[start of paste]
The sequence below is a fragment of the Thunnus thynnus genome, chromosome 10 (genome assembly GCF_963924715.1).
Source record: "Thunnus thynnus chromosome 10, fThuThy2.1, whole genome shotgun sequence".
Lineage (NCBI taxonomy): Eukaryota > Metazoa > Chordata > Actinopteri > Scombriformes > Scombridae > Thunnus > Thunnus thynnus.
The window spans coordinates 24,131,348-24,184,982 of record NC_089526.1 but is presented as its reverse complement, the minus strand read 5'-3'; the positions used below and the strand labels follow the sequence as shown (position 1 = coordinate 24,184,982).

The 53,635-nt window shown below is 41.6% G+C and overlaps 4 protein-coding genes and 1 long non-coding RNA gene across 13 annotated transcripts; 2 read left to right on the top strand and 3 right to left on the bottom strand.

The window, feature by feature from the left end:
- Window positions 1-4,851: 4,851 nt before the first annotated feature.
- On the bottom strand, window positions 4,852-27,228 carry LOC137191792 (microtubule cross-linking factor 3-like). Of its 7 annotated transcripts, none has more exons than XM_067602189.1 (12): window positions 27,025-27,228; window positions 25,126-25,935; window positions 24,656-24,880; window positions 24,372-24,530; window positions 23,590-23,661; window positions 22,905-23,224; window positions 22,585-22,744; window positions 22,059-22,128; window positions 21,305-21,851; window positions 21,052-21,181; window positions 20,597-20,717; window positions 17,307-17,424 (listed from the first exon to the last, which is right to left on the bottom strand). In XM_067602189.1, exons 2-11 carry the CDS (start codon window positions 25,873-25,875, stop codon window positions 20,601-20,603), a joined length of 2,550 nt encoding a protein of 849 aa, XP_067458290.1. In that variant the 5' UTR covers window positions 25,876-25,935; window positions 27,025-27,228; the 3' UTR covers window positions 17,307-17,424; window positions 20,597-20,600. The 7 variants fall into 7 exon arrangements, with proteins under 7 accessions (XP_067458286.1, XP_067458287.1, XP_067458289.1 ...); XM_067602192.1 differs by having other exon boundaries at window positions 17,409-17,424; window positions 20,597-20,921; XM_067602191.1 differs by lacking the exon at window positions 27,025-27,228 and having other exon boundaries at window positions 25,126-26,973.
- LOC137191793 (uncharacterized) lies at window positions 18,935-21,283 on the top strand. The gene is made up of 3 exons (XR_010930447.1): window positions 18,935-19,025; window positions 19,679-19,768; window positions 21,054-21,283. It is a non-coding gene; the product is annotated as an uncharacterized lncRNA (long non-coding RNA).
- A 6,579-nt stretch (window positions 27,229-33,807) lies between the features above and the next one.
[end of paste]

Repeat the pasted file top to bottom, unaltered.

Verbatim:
The sequence below is a fragment of the Thunnus thynnus genome, chromosome 10 (genome assembly GCF_963924715.1).
Source record: "Thunnus thynnus chromosome 10, fThuThy2.1, whole genome shotgun sequence".
Lineage (NCBI taxonomy): Eukaryota > Metazoa > Chordata > Actinopteri > Scombriformes > Scombridae > Thunnus > Thunnus thynnus.
The window spans coordinates 24,131,348-24,184,982 of record NC_089526.1 but is presented as its reverse complement, the minus strand read 5'-3'; the positions used below and the strand labels follow the sequence as shown (position 1 = coordinate 24,184,982).

The 53,635-nt window shown below is 41.6% G+C and overlaps 4 protein-coding genes and 1 long non-coding RNA gene across 13 annotated transcripts; 2 read left to right on the top strand and 3 right to left on the bottom strand.

The window, feature by feature from the left end:
- Window positions 1-4,851: 4,851 nt before the first annotated feature.
- On the bottom strand, window positions 4,852-27,228 carry LOC137191792 (microtubule cross-linking factor 3-like). Of its 7 annotated transcripts, none has more exons than XM_067602189.1 (12): window positions 27,025-27,228; window positions 25,126-25,935; window positions 24,656-24,880; window positions 24,372-24,530; window positions 23,590-23,661; window positions 22,905-23,224; window positions 22,585-22,744; window positions 22,059-22,128; window positions 21,305-21,851; window positions 21,052-21,181; window positions 20,597-20,717; window positions 17,307-17,424 (listed from the first exon to the last, which is right to left on the bottom strand). In XM_067602189.1, exons 2-11 carry the CDS (start codon window positions 25,873-25,875, stop codon window positions 20,601-20,603), a joined length of 2,550 nt encoding a protein of 849 aa, XP_067458290.1. In that variant the 5' UTR covers window positions 25,876-25,935; window positions 27,025-27,228; the 3' UTR covers window positions 17,307-17,424; window positions 20,597-20,600. The 7 variants fall into 7 exon arrangements, with proteins under 7 accessions (XP_067458286.1, XP_067458287.1, XP_067458289.1 ...); XM_067602192.1 differs by having other exon boundaries at window positions 17,409-17,424; window positions 20,597-20,921; XM_067602191.1 differs by lacking the exon at window positions 27,025-27,228 and having other exon boundaries at window positions 25,126-26,973.
- LOC137191793 (uncharacterized) lies at window positions 18,935-21,283 on the top strand. The gene is made up of 3 exons (XR_010930447.1): window positions 18,935-19,025; window positions 19,679-19,768; window positions 21,054-21,283. It is a non-coding gene; the product is annotated as an uncharacterized lncRNA (long non-coding RNA).
- A 6,579-nt stretch (window positions 27,229-33,807) lies between the features above and the next one.